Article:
A craniopharyngioma is a slow-growing, noncancerous tumor that develops near the pituitary gland. Situated at the base of the brain, this pea-sized endocrine gland secretes hormones that help control many vital bodily functions. Although craniopharyngiomas can affect people of all ages, they are most frequently diagnosed in young children. The tumors may be fluid-filled or solid and can potentially grow very large, sometimes extending into both sides of the brain.

Due to their critical location, craniopharyngiomas can be difficult to reach and challenging to treat. For expert brain tumor treatment, many patients turn to Tampa General Hospital, which has been ranked in the top 10% of U.S. hospitals for Neurology and Neurosurgery by U.S. News & World Report for 2023-24. Together, Tampa General Hospital’s Neuroscience Institute and Ear, Nose and Throat (ENT) Institute feature a multidisciplinary team that offers the latest treatment options for craniopharyngiomas and other types of skull base tumors.

What Can Cause a Craniopharyngioma?

Scientists have linked craniopharyngiomas to certain cells that are essential for the formation of the pituitary gland and normally present in a developing embryo. Most craniopharyngiomas are sporadic, which means they occur for unknown reasons. Additionally, there are no confirmed risk factors for these rare neural tumors.

What Are the Symptoms of a Craniopharyngioma?

A craniopharyngioma can interfere with the function of the pituitary gland and cause hormonal imbalances. Additionally, as the tumor grows, it may begin to press on sensitive nerves, blood vessels and brain tissues located nearby.

The symptoms can include:

  • Balance and coordination issues
  • Mental confusion, mood swings and behavioral changes
  • Headaches
  • Excessive thirst
  • Frequent urination
  • Nausea and vomiting
  • Gradual vision changes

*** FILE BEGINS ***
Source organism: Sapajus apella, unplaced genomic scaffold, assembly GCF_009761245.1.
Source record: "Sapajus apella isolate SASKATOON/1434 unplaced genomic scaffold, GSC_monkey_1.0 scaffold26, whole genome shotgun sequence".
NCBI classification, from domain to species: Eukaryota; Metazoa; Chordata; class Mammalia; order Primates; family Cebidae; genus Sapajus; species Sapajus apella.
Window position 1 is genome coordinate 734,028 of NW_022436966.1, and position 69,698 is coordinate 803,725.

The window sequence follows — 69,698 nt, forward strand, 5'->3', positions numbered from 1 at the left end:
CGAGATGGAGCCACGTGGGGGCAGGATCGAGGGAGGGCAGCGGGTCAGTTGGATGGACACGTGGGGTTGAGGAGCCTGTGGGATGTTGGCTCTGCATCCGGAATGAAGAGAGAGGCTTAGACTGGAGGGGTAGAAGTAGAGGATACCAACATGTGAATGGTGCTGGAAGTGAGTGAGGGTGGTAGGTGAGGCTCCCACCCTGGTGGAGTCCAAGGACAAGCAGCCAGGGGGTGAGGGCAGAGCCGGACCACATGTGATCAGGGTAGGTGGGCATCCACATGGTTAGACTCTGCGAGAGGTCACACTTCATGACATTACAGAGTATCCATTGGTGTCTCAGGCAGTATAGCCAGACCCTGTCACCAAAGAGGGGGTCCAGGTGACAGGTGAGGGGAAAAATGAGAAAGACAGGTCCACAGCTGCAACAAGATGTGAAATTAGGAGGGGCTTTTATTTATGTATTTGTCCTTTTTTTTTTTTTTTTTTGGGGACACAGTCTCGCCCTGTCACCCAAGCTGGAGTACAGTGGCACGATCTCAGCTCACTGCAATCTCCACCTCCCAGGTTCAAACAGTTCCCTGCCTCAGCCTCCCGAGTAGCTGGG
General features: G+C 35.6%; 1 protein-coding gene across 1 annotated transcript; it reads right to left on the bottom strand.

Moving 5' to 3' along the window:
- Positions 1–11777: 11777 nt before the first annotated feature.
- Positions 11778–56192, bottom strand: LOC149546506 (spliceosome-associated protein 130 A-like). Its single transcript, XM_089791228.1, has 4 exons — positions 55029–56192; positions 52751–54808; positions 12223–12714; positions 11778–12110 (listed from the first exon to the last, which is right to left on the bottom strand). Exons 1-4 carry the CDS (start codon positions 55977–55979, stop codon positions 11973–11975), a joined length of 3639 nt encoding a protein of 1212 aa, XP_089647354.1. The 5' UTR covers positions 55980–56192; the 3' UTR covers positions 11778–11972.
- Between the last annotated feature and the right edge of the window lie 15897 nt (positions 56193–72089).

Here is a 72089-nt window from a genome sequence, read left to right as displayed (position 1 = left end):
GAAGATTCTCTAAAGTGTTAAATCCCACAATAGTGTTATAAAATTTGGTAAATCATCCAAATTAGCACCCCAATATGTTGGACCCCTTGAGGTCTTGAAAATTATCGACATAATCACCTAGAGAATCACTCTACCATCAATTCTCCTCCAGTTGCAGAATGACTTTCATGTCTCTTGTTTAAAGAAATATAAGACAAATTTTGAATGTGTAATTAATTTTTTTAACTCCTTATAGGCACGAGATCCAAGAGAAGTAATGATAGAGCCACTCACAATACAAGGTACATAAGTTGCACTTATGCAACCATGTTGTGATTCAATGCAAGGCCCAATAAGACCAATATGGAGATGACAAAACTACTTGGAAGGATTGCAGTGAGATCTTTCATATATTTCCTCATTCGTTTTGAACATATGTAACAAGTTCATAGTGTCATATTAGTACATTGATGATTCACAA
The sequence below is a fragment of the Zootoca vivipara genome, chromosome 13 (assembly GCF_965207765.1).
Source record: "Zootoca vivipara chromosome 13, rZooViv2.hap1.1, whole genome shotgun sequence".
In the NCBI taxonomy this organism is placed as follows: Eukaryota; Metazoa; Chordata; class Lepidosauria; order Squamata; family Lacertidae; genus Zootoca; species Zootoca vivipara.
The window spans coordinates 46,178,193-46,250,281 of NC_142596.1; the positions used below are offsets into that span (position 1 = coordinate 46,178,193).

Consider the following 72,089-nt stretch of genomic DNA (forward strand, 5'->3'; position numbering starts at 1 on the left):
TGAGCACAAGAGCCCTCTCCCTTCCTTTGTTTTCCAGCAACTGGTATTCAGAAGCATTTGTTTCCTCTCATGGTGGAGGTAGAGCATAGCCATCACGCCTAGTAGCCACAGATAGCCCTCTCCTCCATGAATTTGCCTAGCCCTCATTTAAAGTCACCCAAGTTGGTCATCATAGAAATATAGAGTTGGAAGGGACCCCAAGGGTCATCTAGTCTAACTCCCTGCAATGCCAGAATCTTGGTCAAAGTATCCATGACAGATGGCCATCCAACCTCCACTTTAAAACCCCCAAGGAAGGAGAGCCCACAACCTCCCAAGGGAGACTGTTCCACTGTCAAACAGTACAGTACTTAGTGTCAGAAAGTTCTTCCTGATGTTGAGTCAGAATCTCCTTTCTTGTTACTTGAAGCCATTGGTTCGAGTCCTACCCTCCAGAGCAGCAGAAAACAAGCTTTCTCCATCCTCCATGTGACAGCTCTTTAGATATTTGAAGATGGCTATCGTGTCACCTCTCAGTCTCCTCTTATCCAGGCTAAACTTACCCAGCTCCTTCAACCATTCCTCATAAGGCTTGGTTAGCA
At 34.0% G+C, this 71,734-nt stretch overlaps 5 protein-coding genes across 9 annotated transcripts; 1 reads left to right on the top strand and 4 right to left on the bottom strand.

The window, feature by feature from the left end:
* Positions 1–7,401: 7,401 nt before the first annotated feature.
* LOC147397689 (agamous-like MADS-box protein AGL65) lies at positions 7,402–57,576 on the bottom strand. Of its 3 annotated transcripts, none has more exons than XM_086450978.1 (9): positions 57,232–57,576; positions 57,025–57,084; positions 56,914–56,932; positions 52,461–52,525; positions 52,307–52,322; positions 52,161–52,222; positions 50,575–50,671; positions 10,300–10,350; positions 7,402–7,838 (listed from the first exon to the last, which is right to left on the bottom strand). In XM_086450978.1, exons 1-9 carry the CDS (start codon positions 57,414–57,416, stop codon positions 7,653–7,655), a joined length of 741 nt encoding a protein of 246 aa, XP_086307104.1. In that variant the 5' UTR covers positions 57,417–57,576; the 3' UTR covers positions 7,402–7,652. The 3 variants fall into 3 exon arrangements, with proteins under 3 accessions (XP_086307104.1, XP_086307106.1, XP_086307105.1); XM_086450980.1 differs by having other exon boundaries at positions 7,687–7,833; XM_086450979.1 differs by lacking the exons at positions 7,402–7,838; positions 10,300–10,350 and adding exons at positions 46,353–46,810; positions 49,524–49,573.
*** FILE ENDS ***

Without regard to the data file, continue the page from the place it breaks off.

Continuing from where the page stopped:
• Slow growth and development (in children)

How Is a Craniopharyngioma Diagnosed?

Sometimes, a routine blood test or urinalysis will reveal a hormonal imbalance related to a problem with the pituitary gland. If a craniopharyngioma is suspected, a physician will typically review the patient’s medical history and perform a neurological examination to test the patient’s:

  • Vision
  • Hearing
  • Balance
  • Coordination
  • Reflexes
  • Growth
  • Development

The physician may also order imaging tests, such as computed tomography (CT) and magnetic resonance imaging (MRI) scans. The resulting images can help the physician identify tumors and other abnormalities in the brain and pituitary gland and distinguish a craniopharyngioma from other types of pituitary tumors.

What Are the Treatment Options for a Craniopharyngioma?

Typically, a neurosurgeon, endocrinologist and other specialists will work together to develop a customized treatment plan for a craniopharyngioma, which may include surgery to remove the tumor. Some surgical treatment options include:

  • An open craniotomy – A surgeon will open the skull to access the tumor.
  • A minimally invasive transsphenoidal procedure – A surgeon will insert special surgical instruments through the nose to access the tumor without affecting the brain or skull.
  • An orbitozygomatic craniotomy – A surgeon will make an incision in the scalp behind the hairline and temporarily remove the bone that forms the contour of the orbit and cheek to access the tumor. After taking out the tumor, the surgeon will replace the removed bone.

The goal of surgical treatment is to remove the entire tumor, but that may not be possible due to the critical location of most craniopharyngiomas, which are situated near many important and delicate brain structures. To address the remaining portion of the tumor, other treatments may be administered after surgery, such as radiation therapy and hormone therapy.

Choose TGH for World-Class Care

The neurosurgeons and ENT surgeons at TGH are internationally known and respected for their expertise in both traditional and endoscopic approaches to skull base surgery. In affiliation with the University of South Florida, our team has been recognized as a Multidisciplinary Team of Distinction by the North American Skull Base Society, and we diagnose and treat all types of skull base tumors, including craniopharyngiomas.

If would like to talk with an expert at TGH, contact us at (800) 822-3627 to request an appointment.

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